87. 87. Attendee calculation((Household party tally record X #of people in party)÷# of days at event)Xstint weightXindividual attendee adjustment weight(from adjusted aerial photo counts)Source: Guidelines: Survey procedures for Assessment of On-Site Spending at Ungated or Open Access Events and Festivals
  88. 88. Estimating attendance byplace of residenceCalculation for each place of originAdjusted Tallied Persons by Place of OriginXstint weightXindividual attendee adjustment weight(from adjusted aerial photo counts)Source: Guidelines: Survey procedures for Assessment of On-Site Spending at Ungated or Open Access Events and Festivals
  89. 89. Estimating attendanceby place of residenceSource: Guidelines: Survey procedures for Assessment of On-Site Spending at Ungated or Open Access Events and FestivalsWeighted, Projected Visitors, Stints 1, 2 by Place of ResidencePlace of Residence Stint 1 Stint 2 Total PercentTotal (All) 3,104 + 2,815 = 5,919 100%Local 2,341 + 1.973 = 4,314 73%Non-local – same province 473 + 421 = 894 15%Other provinces 184 + 289 = 473 8%Other country 132 + 132 = 264 4%
  90. 90. Estimating attendance byplace of residence• Apply ratios by place of resident to theinformation on spending and attendeecharacteristics
  91. 91. Which study is most suitable?Minimum 200 surveys from randomly selected tourists?YesAt least 10% attendees non-local?YesCan you estimate totalattendance?YesEconomic Impact FeasibleNoNoNoEconomicImpact maynot befeasibleCan you estimate totalattendance?NoQualitative assessment onlyYesOn-site SpendingMeasure onlyGuidelines: Survey Procedures for Tourism Economic Impact Assessments of Ungated or Open Access Events and Festivals p. 34
  92. 92. Economic Impact Decision TreeMinimum 200 surveys from randomlyselected tourists?YesAt least 10% attendees non-local?YesCan you estimate total attendance?YesEconomic Impact FeasibleNoNoGuidelines: Survey Procedures for Tourism Economic Impact Assessments of Ungated or Open Access Events and Festivals p. 34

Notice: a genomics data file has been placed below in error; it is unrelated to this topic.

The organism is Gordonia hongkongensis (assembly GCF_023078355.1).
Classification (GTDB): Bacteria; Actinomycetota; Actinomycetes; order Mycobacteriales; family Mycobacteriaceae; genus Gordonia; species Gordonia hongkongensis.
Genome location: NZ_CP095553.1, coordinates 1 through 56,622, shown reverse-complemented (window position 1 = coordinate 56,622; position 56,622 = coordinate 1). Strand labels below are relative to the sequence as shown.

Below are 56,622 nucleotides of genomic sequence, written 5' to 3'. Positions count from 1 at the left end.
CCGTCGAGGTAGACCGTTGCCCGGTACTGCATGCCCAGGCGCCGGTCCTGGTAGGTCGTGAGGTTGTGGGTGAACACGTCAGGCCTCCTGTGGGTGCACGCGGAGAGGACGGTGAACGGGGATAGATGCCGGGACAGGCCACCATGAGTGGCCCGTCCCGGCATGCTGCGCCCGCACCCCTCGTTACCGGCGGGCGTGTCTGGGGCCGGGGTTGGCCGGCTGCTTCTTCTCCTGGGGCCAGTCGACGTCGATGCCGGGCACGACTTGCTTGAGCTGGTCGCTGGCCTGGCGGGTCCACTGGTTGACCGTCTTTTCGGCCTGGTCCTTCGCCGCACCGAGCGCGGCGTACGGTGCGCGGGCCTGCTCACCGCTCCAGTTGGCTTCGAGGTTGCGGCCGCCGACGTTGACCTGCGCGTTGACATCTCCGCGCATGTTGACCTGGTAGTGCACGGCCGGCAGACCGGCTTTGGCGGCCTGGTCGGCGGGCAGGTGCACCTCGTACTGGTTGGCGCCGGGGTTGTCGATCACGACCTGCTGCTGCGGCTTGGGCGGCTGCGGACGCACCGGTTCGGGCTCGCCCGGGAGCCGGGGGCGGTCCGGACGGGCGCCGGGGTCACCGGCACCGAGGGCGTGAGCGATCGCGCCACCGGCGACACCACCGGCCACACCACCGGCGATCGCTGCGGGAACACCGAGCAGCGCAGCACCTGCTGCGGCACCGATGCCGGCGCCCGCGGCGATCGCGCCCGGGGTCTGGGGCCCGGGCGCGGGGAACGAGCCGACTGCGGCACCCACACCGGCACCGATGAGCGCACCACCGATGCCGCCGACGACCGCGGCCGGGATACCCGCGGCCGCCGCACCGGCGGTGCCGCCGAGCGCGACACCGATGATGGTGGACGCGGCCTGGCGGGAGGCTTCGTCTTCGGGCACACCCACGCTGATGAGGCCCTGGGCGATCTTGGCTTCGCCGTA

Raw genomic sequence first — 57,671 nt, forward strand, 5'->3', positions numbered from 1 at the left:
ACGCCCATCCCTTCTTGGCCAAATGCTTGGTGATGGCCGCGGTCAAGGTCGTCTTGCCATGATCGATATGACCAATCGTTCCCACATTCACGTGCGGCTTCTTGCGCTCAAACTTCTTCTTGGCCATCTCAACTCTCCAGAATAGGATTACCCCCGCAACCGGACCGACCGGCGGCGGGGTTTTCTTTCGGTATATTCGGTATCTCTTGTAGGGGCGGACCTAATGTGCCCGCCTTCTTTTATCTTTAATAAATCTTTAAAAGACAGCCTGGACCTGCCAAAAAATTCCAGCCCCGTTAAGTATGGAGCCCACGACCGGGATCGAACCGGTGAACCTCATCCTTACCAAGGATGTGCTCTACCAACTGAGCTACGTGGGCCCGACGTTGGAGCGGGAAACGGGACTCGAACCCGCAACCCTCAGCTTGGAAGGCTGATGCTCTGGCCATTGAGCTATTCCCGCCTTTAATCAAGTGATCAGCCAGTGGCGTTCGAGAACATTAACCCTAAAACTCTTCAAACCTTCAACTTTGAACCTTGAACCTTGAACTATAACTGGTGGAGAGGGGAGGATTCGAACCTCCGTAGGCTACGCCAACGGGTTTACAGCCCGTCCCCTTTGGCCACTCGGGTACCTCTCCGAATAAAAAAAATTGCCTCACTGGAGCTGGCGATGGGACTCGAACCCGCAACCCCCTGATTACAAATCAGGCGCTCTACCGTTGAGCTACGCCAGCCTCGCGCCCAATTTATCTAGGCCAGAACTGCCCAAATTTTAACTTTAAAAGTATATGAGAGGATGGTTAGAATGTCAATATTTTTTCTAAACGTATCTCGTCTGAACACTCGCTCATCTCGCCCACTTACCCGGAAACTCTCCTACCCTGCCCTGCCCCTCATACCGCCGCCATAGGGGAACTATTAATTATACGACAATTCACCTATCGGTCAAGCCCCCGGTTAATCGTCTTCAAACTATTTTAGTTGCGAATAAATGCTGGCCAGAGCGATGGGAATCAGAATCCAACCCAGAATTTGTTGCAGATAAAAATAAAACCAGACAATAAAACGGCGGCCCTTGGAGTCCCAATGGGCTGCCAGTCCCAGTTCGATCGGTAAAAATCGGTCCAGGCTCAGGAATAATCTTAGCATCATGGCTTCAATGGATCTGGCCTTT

93. 93. On-Site Spending MeasureDecision TreeMinimum 200 surveys from randomly selected tourists?Yes NoCan you estimate totalattendance?No YesOn-site Spending Measure onlyGuidelines: Survey Procedures for Tourism Economic Impact Assessments of Ungated or Open Access Events and Festivals p. 34
  94. 94. Which study is most suitable?Minimum 200 surveys from randomlyselected tourists?YesAt least 10%attendees non-local?YesCan you estimatetotal attendance?YesEconomic ImpactFeasibleNoNoNoEconomic Impact maynot be feasibleCan you estimate totalattendance?NoQualitativeassessment onlyYesOn-site SpendingMeasure onlyGuidelines: Survey Procedures for Tourism Economic Impact Assessments of Ungated or Open Access Events and Festivals p. 34
  95. 95. On-Site Spending Survey• Vendor survey may be an easier/ more accurateassessment• May be more important to your sponsors thaneconomic impact• Definitely more important to your vendors
  96. 96. Get help• Partner with another specialevent to measure both events• Local high school, communitycollege• Event volunteers• Recruit a service organization• Hire a specialist
  97. 97. Economic Impact Analysisis not the solution when….• The event draws few people fromoutside the community(less than 10%)• Tourists attending the event arecoming to the community for someother reason• You don’t have the budget orhuman resources to provide thedata requiredGuideliness: Survey Procedures for Tourism Economic Impact assessment of Ungated or Open Access Events and Festivals
  98. 98. TREIMOntario’s Tourism Regional Economic Impact Measurement Tool• WhatEasy way to determine the economic impact of visitors and businesses spending• WhoDeveloped by the Ontario Ministry of Tourism, Culture and Recreation• When1st in 2004, updated in 2008• HowMulti-region input-output model,• 49 Census Divisions, 14 Census Metropolitan Areas / Census Agglomerations, 13Travel Regions, and the entire province.
  99. 99. Introduction to TREIMTourism Region Economic Impact Model• Direct, Indirect &Induced impacts• Gross DomesticProduct• Labour Income• Employment• Tax Impacts
  100. 100. TREIM Toolwww.mtc.gov.on.ca/en/research/treim/treim.shtmlor searchOntario Tourism Economic Impact
  101. 101. Using TREIM
  102. 102. What does it measure?Economic Impact of:• Visitor Spending• Operational Expenses• Investment Expenditures• Convention CentreActivity
  103. 103. Using TREIM: ArtXtremePhoto: http://www.kinnearandchung.com/gacg-dccc-2011/gacg-dccc-2011.html